Juno probe completes historic Great Red Spot flyby
Juno chalked another one up for the history books, as it completed the first close flyby of Jupiter's Great Red Spot. NASA today confirmed that the unmanned probe passed within 5,600 mi (9,000 km) of the giant storm at 7:06 pm PDT on June 10 during its sixth science orbit of the planet. The spacecraft's science instruments and JunoCam imager beamed data back to Earth during the encounter, and the space agency says raw images will be released over the next few days.
Yesterday's flyby is the closest that any spacecraft has ever approached the Red Spot, which is a cyclonic storm 10,000 mi (16,000 km) wide in the upper atmosphere of Jupiter, that has been raging for perhaps more than 350 years. First tentatively identified by the English scientist Robert Hooke in 1664, it's been under observation by earthbound astronomers since 1830.
Though the storm has been blowing since the Renaissance, it's shown signs of shrinking in recent years. This is of particular interest to scientists, not only because of what it can tell them about the structure of the Jovian atmosphere, but also the insights it can provide about climate in general.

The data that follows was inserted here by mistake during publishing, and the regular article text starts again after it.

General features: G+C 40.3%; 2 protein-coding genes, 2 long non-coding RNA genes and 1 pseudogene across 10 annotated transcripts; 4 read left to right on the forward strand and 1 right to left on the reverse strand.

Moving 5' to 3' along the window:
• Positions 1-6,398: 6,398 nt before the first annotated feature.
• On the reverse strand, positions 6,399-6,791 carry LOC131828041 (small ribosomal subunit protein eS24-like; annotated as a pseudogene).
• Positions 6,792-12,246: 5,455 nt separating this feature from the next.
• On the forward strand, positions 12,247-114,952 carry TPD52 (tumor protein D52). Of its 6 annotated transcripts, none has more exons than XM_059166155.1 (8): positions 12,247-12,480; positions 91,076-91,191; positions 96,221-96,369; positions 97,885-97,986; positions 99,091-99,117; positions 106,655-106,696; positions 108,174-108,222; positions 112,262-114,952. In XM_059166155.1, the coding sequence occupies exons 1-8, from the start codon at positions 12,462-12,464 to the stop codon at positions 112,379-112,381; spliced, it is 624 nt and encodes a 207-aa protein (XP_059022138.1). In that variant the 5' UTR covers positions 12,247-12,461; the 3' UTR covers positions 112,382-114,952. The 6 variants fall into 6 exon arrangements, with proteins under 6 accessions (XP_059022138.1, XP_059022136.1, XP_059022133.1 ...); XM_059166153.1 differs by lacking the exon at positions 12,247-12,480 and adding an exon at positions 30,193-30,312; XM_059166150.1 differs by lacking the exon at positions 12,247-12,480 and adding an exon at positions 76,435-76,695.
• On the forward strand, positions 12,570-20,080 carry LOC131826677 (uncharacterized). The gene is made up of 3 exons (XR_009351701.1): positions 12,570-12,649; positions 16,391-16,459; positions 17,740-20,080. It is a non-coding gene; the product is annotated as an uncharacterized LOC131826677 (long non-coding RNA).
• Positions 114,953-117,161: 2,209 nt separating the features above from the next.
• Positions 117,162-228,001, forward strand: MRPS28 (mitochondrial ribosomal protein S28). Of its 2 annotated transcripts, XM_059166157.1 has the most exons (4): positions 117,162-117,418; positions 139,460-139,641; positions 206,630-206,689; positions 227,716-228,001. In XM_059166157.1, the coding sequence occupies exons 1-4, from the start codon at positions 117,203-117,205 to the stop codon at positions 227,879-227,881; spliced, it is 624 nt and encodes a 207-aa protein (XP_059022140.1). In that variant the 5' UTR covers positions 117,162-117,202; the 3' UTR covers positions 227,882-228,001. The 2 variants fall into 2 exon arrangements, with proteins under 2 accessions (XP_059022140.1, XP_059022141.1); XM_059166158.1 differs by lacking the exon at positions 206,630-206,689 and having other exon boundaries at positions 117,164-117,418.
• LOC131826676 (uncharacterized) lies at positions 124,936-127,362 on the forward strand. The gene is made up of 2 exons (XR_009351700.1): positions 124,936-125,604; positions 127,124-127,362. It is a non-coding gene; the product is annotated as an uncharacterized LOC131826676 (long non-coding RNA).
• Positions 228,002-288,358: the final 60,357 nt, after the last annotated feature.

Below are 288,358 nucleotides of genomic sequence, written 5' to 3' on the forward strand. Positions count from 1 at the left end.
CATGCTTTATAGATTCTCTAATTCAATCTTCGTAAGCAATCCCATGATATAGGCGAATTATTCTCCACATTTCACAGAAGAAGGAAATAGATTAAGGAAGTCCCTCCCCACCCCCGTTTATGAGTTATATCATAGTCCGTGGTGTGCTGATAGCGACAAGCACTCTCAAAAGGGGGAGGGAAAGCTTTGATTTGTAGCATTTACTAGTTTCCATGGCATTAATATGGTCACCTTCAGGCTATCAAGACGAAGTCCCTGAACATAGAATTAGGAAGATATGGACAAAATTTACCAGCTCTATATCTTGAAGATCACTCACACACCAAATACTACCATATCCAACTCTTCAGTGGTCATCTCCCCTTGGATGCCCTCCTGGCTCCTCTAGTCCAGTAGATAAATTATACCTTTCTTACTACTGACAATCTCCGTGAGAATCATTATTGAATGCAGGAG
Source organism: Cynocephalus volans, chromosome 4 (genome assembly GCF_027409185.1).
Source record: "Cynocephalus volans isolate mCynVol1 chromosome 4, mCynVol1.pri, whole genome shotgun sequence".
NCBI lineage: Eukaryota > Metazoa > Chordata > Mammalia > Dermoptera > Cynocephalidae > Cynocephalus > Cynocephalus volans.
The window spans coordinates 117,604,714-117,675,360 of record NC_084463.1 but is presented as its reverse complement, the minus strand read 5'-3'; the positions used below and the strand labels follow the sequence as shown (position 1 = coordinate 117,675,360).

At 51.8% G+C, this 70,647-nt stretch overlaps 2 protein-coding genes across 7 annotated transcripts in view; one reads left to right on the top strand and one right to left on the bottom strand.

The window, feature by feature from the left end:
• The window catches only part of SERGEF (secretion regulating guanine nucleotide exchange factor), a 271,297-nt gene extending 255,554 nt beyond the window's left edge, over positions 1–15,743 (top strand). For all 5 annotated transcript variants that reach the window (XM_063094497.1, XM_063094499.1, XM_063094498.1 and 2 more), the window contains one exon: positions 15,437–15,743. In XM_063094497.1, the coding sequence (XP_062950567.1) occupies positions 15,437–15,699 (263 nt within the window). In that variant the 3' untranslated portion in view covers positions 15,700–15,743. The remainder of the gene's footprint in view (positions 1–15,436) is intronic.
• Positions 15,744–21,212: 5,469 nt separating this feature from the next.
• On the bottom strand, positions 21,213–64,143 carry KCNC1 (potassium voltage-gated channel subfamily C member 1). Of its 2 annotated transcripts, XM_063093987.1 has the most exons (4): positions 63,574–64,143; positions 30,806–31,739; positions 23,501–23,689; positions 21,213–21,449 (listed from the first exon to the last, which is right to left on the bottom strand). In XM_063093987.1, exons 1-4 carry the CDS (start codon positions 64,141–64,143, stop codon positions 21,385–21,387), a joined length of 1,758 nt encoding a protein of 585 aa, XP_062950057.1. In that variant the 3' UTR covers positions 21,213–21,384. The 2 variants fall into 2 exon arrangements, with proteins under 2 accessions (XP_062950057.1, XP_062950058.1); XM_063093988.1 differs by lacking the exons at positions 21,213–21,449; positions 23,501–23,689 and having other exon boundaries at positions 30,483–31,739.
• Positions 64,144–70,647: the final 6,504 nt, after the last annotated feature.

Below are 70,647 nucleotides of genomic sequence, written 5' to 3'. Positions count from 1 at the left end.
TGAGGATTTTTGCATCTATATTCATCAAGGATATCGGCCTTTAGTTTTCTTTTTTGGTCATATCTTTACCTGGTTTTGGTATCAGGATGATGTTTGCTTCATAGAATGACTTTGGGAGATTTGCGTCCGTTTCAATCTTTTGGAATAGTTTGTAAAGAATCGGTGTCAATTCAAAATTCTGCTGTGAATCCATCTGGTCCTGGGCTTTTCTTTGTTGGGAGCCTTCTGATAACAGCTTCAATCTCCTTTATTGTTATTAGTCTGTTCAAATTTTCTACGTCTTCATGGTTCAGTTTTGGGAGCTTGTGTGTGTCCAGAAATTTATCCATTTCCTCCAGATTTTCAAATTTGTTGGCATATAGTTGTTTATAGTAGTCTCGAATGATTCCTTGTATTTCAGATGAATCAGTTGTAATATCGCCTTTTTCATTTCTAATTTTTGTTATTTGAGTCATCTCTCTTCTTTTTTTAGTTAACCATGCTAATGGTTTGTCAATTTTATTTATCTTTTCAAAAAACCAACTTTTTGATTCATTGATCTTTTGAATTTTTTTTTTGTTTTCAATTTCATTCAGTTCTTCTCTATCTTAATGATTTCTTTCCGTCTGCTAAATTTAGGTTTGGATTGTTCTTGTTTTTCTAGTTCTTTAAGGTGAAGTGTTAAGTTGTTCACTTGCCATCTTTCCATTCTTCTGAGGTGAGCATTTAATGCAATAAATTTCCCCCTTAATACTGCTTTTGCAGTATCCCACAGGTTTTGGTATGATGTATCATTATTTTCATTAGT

NASA says that Juno reached its closest point to Jupiter at 6:55 pm when it came within 2,200 mi (3,500 km) of the cloud tops, reaching the Red Spot 11 minutes and 33 seconds later.
Launched on August 5, 2011, the solar-powered Juno probe arrived at Jupiter on July 4, 2016 when it took up a highly eccentric 53.4-day orbit that periodically brings it within 2,100 mi (3,400 km) of the cloud tops. It is scheduled to make its next close pass to Jupiter on September 1. By the time it completes its 37th orbit in 2018, it will have suffered so much damage from Jupiter's radiation belts that its functions will be impaired and NASA will dispose of it by a controlled deorbit into the Jovian atmosphere.
"For generations people from all over the world and all walks of life have marvelled over the Great Red Spot," says Scott Bolton, principal investigator of Juno from the Southwest Research Institute in San Antonio. "Now we are finally going to see what this storm looks like up close and personal."